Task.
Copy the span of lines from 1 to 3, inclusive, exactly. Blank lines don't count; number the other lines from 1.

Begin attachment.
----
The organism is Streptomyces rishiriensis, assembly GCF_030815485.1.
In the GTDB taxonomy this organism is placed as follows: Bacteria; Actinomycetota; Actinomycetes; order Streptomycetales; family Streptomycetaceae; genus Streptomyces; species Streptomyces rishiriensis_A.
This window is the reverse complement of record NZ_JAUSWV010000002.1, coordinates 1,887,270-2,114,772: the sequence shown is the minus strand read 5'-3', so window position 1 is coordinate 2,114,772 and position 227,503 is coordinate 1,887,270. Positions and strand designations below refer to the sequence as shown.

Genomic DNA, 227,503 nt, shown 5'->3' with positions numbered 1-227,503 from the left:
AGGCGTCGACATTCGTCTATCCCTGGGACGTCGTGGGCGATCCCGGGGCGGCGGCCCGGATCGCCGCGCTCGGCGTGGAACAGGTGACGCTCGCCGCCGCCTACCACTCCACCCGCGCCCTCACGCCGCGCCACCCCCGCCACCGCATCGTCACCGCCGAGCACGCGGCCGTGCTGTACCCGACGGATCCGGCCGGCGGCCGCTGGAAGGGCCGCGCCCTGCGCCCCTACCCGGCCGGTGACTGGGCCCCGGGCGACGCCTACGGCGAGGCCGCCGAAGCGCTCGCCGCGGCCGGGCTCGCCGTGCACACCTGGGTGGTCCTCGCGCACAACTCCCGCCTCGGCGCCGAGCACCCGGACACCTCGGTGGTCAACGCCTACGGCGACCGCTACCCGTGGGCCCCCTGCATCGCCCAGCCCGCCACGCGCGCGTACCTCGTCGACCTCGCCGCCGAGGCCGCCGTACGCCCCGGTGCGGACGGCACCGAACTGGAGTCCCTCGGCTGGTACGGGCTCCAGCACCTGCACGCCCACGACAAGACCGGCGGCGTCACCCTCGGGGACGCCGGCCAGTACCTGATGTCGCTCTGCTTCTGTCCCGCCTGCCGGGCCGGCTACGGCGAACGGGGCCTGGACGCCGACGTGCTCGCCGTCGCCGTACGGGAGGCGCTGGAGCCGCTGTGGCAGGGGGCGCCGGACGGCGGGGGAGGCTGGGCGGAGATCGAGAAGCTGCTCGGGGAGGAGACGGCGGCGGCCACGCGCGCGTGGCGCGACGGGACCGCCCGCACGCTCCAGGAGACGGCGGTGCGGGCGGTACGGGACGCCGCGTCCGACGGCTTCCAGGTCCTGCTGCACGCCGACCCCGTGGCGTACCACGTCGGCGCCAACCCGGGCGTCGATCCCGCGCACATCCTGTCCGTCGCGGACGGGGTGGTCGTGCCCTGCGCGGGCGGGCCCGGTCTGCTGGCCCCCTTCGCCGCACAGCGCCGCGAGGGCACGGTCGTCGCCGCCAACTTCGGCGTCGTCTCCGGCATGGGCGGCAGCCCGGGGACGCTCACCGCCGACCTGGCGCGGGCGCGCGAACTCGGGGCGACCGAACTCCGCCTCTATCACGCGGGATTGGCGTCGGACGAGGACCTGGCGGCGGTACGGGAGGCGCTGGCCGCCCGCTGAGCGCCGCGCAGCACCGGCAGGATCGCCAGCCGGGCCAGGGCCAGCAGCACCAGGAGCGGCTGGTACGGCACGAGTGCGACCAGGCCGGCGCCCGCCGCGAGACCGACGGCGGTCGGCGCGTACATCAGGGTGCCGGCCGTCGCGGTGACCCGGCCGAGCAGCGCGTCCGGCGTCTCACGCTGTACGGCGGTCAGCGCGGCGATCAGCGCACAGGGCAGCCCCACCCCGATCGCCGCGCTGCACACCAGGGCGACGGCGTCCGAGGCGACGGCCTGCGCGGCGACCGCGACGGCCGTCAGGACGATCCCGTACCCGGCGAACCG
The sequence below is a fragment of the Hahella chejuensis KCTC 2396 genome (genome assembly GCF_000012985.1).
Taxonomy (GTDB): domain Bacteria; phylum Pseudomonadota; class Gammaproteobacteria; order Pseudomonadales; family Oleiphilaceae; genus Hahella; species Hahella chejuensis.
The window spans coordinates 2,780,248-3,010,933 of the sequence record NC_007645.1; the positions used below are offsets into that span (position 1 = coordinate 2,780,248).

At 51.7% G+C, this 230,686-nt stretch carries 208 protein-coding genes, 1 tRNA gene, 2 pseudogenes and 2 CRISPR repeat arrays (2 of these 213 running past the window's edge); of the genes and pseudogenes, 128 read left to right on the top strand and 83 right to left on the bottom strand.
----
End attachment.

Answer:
The organism is Streptomyces rishiriensis, assembly GCF_030815485.1.
In the GTDB taxonomy this organism is placed as follows: Bacteria; Actinomycetota; Actinomycetes; order Streptomycetales; family Streptomycetaceae; genus Streptomyces; species Streptomyces rishiriensis_A.
This window is the reverse complement of record NZ_JAUSWV010000002.1, coordinates 1,887,270-2,114,772: the sequence shown is the minus strand read 5'-3', so window position 1 is coordinate 2,114,772 and position 227,503 is coordinate 1,887,270. Positions and strand designations below refer to the sequence as shown.